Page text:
FASTBALLS JET ACROSS the baseball atmosphere in this era, booming into catchers' mitts at 100 mph or faster, and amid that sound of speed, there is Adam Wainwright's curveball.
The hot air balloon of pitches. Spinning peacefully in descent, moving more slowly than an I-70 commuter, yet still magnificent in its distinction.
"It feels like someone is standing on a ladder and dropping it over the plate," said Joey Votto, the Reds' first baseman who has 73 plate appearances against Wainwright, his most against any pitcher. "It's really difficult to discern where it's going to land, ball or strike."
Wainwright's career spans 18 major league seasons so far, an impressive accumulation of innings, strikeouts, wins and Cy Young votes. But when he returns to throw ceremonial first pitches in St. Louis, or maybe enters Cooperstown, his time and effort will be encapsulated with video of a single pitch, thrown the way his older brother taught him at age 12: that curveball that he dropped into the strike zone against the Mets' Carlos Beltran to end the National League Championship Series in 2006.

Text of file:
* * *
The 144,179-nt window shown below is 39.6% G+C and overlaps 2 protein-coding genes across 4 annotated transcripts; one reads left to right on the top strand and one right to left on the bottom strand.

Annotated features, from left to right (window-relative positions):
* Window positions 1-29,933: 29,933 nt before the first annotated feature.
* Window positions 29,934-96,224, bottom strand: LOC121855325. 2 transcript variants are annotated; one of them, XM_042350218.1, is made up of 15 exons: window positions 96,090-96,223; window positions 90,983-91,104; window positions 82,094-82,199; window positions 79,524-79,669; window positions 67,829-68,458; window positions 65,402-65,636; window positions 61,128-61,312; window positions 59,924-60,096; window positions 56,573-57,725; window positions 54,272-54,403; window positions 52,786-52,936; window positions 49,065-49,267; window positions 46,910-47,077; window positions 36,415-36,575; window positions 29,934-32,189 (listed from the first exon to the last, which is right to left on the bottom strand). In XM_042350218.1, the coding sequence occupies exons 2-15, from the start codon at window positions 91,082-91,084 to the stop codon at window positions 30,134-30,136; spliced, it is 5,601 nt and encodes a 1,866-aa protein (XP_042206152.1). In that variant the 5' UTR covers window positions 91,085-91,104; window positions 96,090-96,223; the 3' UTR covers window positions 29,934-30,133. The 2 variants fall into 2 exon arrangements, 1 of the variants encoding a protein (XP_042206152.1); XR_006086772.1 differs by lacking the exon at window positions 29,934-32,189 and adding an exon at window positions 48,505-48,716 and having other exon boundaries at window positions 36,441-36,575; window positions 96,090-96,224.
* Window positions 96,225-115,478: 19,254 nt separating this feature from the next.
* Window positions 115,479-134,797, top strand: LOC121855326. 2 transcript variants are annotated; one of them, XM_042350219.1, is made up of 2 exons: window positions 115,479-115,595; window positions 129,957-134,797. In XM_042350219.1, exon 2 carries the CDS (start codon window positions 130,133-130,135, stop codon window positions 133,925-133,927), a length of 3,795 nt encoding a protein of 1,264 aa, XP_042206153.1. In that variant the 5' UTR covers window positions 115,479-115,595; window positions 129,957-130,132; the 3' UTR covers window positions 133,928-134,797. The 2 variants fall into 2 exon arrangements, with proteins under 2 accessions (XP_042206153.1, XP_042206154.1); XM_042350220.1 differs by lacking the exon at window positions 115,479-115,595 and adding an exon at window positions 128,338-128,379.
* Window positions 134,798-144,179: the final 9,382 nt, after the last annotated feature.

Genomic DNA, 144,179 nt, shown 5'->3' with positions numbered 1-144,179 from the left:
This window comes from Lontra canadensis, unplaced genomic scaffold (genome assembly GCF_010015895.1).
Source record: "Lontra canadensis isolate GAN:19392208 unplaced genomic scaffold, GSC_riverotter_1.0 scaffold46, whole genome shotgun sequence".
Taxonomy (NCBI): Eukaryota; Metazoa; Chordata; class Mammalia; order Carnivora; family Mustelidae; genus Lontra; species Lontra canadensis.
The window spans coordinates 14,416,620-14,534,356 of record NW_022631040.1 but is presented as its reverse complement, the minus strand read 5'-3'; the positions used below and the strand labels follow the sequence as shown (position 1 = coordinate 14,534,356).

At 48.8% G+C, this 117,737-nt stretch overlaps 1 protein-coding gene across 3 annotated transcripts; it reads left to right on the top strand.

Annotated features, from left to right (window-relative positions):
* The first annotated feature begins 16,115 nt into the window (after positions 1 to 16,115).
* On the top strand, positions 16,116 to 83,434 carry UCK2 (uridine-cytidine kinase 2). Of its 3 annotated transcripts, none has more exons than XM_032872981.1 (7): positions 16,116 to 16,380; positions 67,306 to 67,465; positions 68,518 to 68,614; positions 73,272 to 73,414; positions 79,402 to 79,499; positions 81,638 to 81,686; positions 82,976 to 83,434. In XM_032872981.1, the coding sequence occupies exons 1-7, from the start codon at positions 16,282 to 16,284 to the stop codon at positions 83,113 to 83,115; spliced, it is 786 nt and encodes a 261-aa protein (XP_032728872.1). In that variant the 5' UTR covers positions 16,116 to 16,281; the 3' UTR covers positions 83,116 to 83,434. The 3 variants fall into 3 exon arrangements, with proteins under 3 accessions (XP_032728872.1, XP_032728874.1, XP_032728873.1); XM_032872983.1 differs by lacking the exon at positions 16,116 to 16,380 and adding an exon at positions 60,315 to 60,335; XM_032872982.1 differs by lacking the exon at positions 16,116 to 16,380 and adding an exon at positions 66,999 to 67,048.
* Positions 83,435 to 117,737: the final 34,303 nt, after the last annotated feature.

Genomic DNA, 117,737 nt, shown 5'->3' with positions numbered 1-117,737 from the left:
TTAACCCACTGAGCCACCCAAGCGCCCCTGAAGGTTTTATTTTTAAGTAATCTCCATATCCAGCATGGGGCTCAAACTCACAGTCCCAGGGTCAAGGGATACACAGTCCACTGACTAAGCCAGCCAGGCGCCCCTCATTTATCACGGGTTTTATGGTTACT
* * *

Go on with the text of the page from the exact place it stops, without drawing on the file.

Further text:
"Over the years, my arm angle has changed a little bit," Wainwright said. "The way I take my arm back has changed a little bit. It's shaped a little different. But it's been the one pitch that I could always rely on, and I could know how it's going to come out. I could throw it as hard as I could possibly throw it, and it's going to come out 75 mph."
The pitch has been a constant in his baseball life, distinguishing him from other draft-eligible players when the Braves picked him in the first round in the 2000 draft, fueling the interest of the Cardinals before they asked for him in a J.D. Drew trade in 2003, carrying him still as he closes in on his 41st birthday next month.
His average fastball has dipped from 91.1 mph in 2010, the season before he had Tommy John surgery, to his current 88.6 mph. But for Wainwright, there is always the curveball. "If I didn't have my curveball," he said, "I don't get out of A-ball."